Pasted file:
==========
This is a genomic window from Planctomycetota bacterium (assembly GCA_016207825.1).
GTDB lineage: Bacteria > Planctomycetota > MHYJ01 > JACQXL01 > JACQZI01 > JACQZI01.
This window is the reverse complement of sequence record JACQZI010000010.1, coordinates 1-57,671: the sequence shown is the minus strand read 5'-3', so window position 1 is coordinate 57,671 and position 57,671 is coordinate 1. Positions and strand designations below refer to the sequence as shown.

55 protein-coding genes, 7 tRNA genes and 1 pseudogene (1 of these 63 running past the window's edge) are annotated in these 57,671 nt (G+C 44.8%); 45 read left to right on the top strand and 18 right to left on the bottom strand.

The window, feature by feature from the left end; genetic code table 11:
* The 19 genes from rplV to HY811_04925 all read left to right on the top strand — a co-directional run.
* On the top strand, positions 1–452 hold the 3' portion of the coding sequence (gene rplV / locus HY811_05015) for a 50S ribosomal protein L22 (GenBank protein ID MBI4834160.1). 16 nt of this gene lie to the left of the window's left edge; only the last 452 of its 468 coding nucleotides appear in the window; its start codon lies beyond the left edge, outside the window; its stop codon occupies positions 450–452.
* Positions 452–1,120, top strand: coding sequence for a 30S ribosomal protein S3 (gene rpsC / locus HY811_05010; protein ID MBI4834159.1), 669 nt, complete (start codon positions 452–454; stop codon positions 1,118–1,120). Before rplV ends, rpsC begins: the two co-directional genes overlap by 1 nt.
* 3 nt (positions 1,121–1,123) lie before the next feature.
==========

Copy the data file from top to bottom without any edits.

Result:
This is a genomic window from Planctomycetota bacterium (assembly GCA_016207825.1).
GTDB lineage: Bacteria > Planctomycetota > MHYJ01 > JACQXL01 > JACQZI01 > JACQZI01.
This window is the reverse complement of sequence record JACQZI010000010.1, coordinates 1-57,671: the sequence shown is the minus strand read 5'-3', so window position 1 is coordinate 57,671 and position 57,671 is coordinate 1. Positions and strand designations below refer to the sequence as shown.

55 protein-coding genes, 7 tRNA genes and 1 pseudogene (1 of these 63 running past the window's edge) are annotated in these 57,671 nt (G+C 44.8%); 45 read left to right on the top strand and 18 right to left on the bottom strand.

The window, feature by feature from the left end; genetic code table 11:
* The 19 genes from rplV to HY811_04925 all read left to right on the top strand — a co-directional run.
* On the top strand, positions 1–452 hold the 3' portion of the coding sequence (gene rplV / locus HY811_05015) for a 50S ribosomal protein L22 (GenBank protein ID MBI4834160.1). 16 nt of this gene lie to the left of the window's left edge; only the last 452 of its 468 coding nucleotides appear in the window; its start codon lies beyond the left edge, outside the window; its stop codon occupies positions 450–452.
* Positions 452–1,120, top strand: coding sequence for a 30S ribosomal protein S3 (gene rpsC / locus HY811_05010; protein ID MBI4834159.1), 669 nt, complete (start codon positions 452–454; stop codon positions 1,118–1,120). Before rplV ends, rpsC begins: the two co-directional genes overlap by 1 nt.
* 3 nt (positions 1,121–1,123) lie before the next feature.